Ted Lieu“I am one of those ‘Chinamen’ with ‘Oriental’ eyes that immigrated to America and majored in computer science. I also served on active duty in the United States Air Force and continue to serve my country in the Reserves. And today, as an American and as a California State Senator, I call on Mr. Beckel to resign.

“America is great because anyone can be an American. Our country is the strongest in the world because of our diversity. Unfortunately, Fox News host Bob Beckel does not understand what it means to be an American.

“But Mr. Beckel’s comments are more than just racist and stupid. His ignorant views are dangerous because it is precisely those types of extreme xenophobic and racist views that caused our government to massively violate constitutional rights during World War II and force more than 100,000 Americans into internment camps.

“It is Mr. Beckel’s extreme racist and xenophobic views that are a threat to the American people and he should resign now.”

But Peter Kuo, the Santa Clara Republican now seeking the 10th State Senate District seat, took a more conciliatory tone Saturday:

Peter Kuo“Beckel’s remarks have invoked strong emotion and sadness among immigrants who call America their home. Having endured racist remarks growing up and hearing these comments from a major media figure is shocking and hurtful. Many have moved to the United States in search of the American Dream and found it through hard work, education and job opportunities. The United States is the home to the greatest technological and medical innovation in the world, in great part because of the diverse group of people that have made these fields their careers.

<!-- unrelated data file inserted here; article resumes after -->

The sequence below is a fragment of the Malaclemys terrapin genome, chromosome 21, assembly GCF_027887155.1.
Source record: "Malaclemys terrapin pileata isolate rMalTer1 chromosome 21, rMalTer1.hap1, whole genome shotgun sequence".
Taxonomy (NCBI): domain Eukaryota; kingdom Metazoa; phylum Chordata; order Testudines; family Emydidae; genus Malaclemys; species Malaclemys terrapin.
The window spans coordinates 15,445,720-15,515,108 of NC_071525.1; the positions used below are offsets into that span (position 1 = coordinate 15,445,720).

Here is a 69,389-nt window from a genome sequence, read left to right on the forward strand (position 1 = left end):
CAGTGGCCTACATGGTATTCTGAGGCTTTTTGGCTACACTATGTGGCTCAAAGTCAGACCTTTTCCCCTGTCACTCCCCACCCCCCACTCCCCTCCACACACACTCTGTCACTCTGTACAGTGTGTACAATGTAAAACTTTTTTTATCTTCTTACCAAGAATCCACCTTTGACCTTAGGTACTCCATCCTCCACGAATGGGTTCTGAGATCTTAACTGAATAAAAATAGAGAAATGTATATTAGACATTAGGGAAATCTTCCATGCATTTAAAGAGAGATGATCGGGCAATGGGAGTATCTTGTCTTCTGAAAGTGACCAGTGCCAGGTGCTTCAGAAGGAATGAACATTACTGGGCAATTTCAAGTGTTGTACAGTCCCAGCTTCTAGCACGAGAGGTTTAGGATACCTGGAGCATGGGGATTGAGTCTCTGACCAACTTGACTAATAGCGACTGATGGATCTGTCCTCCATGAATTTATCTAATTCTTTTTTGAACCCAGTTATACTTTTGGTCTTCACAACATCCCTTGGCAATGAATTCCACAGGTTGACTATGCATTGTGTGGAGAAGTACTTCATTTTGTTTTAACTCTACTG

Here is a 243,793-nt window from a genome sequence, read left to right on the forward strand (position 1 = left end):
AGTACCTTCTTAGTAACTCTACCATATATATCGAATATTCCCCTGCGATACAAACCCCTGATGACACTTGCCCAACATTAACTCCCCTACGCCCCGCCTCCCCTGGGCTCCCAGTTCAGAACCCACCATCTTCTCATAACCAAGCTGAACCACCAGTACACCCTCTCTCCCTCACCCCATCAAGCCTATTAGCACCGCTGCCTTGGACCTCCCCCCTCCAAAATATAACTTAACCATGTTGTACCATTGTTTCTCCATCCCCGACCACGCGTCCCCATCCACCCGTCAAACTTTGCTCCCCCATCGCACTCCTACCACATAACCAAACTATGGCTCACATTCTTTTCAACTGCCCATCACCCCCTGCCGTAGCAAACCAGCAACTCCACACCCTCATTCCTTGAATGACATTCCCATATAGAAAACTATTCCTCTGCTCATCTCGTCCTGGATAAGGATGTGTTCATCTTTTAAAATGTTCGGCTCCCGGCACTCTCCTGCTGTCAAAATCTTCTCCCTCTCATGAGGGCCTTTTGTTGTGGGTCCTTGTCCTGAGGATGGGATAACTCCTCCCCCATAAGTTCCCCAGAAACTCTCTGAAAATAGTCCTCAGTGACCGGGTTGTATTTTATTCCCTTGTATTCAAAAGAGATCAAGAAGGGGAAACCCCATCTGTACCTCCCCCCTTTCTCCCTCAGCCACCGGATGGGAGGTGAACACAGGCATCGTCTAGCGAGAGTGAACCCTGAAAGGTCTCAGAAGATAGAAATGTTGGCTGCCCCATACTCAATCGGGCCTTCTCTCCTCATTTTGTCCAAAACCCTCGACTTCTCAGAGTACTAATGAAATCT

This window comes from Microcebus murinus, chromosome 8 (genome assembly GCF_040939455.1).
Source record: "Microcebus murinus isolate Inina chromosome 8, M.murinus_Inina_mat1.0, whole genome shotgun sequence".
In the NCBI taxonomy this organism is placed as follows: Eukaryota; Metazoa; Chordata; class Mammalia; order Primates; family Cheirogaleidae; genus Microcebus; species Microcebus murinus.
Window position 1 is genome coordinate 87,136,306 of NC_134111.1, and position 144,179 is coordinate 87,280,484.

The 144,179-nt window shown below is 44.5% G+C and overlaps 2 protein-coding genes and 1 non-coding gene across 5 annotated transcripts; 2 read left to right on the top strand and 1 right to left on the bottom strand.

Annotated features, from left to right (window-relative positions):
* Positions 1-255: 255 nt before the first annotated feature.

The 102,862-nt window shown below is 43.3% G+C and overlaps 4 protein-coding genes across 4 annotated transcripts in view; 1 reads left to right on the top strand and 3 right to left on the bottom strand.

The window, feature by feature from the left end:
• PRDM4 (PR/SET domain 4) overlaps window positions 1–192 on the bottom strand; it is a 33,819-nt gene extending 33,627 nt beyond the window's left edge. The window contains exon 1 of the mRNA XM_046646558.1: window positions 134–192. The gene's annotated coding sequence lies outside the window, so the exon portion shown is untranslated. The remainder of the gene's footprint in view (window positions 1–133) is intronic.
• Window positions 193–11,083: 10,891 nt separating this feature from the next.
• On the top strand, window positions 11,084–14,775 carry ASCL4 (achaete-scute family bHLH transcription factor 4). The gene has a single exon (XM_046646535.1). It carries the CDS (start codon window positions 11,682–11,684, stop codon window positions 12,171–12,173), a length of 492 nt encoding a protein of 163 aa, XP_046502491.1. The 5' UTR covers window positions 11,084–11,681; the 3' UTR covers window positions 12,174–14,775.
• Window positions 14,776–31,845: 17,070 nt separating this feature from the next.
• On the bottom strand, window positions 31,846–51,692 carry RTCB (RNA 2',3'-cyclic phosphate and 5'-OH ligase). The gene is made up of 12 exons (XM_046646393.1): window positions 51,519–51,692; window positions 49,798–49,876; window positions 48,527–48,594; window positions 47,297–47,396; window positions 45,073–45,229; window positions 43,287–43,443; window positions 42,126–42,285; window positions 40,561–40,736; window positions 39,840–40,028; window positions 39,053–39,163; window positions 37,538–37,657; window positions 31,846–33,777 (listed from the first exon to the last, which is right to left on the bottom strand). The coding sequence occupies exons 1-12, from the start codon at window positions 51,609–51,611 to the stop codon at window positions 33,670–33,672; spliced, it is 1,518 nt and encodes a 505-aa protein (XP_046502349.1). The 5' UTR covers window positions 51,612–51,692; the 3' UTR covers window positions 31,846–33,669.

“Today, I observed public calls for Bob Beckel to be fired from Fox News. I completely understand those emotions and feelings as his actions are very insulting. However, I think we have an opportunity to rise above his insensitive comments and use this sad moment in time to grow as a nation. Calling for termination because my feelings are hurt would be easy, and likely very much understood by the media, the voters and most certainly the Chinese-American community. And that may just be the solution. But in the ever increasingly sensitive, racially charged environment we all seem to live in these days, why not take a step back and reflect and recognize that while regrettable, it is quite possible that Mr. Beckel made a mistake albeit a terrible one. Instead of rallying everyone to call for his termination, I prefer a different approach. I would ask Mr. Beckel to offer a formal apology on the air. If Mr. Beckel were to apologize, and those of us offended were to accept said apology, wouldn’t we have already accomplished so much more than the alternative? If I’m to ask the voters of Senate District 10 and California to trust my ability to make sound judgements, to listen to both sides of the aisle, to think my way through problems and controversy instead of always acting on pure emotion, as many issues like this are often handled, then it is important for me to treat this issue no differently.